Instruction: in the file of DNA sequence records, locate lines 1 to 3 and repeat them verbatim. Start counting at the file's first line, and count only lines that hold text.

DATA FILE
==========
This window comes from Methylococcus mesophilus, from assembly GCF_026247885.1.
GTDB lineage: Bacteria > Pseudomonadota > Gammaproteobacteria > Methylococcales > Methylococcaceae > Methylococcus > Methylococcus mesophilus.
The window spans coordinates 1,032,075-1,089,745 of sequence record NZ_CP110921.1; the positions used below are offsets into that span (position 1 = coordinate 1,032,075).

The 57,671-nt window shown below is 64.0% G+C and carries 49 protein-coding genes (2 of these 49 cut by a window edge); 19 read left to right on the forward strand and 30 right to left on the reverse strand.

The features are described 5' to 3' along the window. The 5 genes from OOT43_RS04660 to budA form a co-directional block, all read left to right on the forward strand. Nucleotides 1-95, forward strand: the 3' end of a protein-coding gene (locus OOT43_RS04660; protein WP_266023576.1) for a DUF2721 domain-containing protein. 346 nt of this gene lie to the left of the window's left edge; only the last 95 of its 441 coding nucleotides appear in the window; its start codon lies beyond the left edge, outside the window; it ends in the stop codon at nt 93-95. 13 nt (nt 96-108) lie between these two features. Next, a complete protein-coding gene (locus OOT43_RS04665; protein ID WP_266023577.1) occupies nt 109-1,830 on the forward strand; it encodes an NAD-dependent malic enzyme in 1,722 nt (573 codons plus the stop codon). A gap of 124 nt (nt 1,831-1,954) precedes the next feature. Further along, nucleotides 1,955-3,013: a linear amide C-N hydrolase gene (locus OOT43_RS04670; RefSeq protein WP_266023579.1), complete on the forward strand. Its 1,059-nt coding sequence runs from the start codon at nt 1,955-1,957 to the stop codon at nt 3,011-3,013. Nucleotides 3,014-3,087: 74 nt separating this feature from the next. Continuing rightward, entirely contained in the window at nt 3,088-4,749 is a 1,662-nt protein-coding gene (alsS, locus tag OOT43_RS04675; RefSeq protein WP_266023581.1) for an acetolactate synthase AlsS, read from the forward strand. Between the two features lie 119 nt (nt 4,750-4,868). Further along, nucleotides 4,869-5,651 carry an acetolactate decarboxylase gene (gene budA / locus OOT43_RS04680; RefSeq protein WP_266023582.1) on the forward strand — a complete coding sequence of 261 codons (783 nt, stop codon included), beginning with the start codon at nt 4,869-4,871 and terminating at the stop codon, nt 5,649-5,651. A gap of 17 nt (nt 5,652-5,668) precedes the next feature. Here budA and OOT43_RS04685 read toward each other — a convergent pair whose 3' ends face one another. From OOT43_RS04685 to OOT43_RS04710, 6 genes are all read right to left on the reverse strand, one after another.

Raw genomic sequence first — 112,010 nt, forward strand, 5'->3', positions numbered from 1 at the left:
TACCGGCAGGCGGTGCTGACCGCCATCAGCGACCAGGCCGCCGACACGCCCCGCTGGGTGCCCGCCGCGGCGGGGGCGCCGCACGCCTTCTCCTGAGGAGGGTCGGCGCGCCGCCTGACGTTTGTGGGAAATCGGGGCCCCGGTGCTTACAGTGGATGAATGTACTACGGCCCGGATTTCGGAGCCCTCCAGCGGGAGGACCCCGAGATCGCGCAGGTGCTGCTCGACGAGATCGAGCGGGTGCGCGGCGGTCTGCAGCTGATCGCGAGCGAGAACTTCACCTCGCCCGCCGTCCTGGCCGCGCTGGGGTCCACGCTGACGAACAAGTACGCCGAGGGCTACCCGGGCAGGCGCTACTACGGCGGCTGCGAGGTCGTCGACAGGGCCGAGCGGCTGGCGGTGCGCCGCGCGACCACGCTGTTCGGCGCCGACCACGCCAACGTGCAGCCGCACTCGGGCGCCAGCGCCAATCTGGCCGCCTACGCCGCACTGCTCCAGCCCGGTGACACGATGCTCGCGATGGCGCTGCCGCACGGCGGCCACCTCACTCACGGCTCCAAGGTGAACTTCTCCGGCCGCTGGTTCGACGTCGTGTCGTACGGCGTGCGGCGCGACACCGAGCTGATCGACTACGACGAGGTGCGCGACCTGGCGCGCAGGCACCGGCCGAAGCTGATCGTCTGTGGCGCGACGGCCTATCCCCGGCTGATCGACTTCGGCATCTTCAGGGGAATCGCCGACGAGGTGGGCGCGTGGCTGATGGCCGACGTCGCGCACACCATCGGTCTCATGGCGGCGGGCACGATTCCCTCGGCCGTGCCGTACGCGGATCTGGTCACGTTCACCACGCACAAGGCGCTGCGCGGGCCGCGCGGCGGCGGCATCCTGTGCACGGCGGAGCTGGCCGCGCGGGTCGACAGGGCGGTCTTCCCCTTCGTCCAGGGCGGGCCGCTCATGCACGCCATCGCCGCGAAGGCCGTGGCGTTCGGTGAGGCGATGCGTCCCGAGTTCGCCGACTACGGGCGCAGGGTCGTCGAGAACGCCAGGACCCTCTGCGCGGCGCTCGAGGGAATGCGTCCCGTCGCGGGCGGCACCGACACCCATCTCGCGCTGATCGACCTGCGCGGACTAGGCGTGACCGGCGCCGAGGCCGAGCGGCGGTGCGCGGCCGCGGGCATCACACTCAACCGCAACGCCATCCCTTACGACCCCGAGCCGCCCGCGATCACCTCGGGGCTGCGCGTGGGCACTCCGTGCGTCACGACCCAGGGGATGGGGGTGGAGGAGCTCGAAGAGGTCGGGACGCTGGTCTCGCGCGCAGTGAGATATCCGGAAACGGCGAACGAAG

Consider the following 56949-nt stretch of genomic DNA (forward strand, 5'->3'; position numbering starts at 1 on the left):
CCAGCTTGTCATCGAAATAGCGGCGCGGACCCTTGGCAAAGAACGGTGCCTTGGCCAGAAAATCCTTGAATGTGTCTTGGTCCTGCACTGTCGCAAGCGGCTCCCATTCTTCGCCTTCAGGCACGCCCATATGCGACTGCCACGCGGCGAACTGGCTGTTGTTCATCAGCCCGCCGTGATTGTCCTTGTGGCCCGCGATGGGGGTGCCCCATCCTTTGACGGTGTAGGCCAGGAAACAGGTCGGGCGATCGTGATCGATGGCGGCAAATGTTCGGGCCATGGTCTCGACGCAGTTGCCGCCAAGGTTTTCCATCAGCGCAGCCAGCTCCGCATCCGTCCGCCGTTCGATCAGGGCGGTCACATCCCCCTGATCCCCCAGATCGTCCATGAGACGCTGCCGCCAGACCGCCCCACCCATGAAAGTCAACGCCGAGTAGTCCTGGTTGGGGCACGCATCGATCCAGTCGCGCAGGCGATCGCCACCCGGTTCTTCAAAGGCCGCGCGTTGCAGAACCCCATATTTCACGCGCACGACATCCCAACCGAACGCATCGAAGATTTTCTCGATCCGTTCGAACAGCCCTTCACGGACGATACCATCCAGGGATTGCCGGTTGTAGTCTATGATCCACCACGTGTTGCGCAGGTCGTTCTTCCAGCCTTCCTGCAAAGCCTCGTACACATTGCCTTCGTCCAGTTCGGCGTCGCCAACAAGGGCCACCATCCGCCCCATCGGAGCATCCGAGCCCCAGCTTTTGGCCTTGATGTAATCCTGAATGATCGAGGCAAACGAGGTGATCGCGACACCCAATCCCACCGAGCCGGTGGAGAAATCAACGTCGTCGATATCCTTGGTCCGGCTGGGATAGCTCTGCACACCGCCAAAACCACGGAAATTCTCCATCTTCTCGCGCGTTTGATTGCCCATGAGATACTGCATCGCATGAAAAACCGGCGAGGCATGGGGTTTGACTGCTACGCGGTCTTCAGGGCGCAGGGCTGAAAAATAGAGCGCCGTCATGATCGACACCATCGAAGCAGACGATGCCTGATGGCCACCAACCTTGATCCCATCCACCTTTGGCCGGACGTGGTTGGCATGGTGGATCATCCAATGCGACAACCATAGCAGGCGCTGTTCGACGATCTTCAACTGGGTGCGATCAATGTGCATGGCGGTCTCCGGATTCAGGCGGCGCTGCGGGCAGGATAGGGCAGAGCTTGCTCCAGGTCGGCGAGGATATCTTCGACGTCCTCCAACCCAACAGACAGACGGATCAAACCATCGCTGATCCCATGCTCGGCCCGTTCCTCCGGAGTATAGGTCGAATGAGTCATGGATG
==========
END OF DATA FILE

This window comes from Methylococcus mesophilus, from assembly GCF_026247885.1.
GTDB lineage: Bacteria > Pseudomonadota > Gammaproteobacteria > Methylococcales > Methylococcaceae > Methylococcus > Methylococcus mesophilus.
The window spans coordinates 1,032,075-1,089,745 of sequence record NZ_CP110921.1; the positions used below are offsets into that span (position 1 = coordinate 1,032,075).